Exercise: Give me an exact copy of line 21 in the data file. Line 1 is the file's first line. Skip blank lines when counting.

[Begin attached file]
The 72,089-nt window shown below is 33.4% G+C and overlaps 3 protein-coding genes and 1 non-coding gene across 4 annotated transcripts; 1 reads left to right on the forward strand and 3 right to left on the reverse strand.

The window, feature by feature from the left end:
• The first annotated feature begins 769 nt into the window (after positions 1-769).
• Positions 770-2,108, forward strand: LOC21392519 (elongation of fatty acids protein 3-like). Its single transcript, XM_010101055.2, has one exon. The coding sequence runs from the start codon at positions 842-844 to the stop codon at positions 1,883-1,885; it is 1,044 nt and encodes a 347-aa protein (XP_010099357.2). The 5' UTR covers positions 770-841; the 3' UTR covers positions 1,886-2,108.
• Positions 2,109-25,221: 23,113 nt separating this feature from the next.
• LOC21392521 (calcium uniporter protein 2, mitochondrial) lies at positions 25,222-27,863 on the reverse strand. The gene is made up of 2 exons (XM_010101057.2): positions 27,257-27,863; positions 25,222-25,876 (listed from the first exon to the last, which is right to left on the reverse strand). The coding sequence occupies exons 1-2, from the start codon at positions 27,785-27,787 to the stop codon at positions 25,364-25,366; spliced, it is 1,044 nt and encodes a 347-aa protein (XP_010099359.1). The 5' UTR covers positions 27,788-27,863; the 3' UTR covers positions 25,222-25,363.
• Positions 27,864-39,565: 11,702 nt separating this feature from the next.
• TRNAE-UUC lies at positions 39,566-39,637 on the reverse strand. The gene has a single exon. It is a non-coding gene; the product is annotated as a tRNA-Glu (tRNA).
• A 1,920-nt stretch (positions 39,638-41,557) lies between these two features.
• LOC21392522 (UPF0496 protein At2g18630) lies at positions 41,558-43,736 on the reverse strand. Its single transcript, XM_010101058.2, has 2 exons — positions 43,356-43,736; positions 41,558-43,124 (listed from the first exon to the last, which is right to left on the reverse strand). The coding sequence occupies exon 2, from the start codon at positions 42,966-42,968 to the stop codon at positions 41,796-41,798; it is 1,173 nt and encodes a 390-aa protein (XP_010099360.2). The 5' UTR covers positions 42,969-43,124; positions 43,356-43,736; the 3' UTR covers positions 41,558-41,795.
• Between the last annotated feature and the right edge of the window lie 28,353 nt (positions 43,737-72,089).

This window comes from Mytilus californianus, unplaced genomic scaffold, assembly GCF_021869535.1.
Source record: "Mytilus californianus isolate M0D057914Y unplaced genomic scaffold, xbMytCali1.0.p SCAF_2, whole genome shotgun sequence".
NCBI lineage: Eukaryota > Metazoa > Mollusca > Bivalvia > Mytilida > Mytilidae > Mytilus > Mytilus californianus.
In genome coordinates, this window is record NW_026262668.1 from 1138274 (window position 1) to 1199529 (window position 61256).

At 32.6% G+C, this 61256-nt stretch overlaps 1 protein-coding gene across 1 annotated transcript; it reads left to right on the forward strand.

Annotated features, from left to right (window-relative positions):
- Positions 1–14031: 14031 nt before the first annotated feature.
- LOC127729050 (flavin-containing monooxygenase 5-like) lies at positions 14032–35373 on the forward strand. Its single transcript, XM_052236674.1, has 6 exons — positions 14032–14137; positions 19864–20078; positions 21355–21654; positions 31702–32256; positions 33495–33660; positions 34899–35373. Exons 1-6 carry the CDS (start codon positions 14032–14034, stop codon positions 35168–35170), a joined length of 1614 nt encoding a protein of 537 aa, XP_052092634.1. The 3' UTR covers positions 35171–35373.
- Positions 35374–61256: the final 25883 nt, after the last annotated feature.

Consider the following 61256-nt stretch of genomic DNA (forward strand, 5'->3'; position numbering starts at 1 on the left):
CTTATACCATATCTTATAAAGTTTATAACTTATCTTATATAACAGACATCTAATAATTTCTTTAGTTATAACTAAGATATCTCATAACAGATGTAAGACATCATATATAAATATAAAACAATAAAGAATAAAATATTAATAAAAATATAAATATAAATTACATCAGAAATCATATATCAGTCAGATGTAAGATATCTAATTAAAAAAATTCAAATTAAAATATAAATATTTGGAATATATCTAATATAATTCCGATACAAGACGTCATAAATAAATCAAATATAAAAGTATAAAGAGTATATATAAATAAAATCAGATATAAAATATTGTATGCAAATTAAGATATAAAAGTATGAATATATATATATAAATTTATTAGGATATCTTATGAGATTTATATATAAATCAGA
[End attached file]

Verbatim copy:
Consider the following 61256-nt stretch of genomic DNA (forward strand, 5'->3'; position numbering starts at 1 on the left):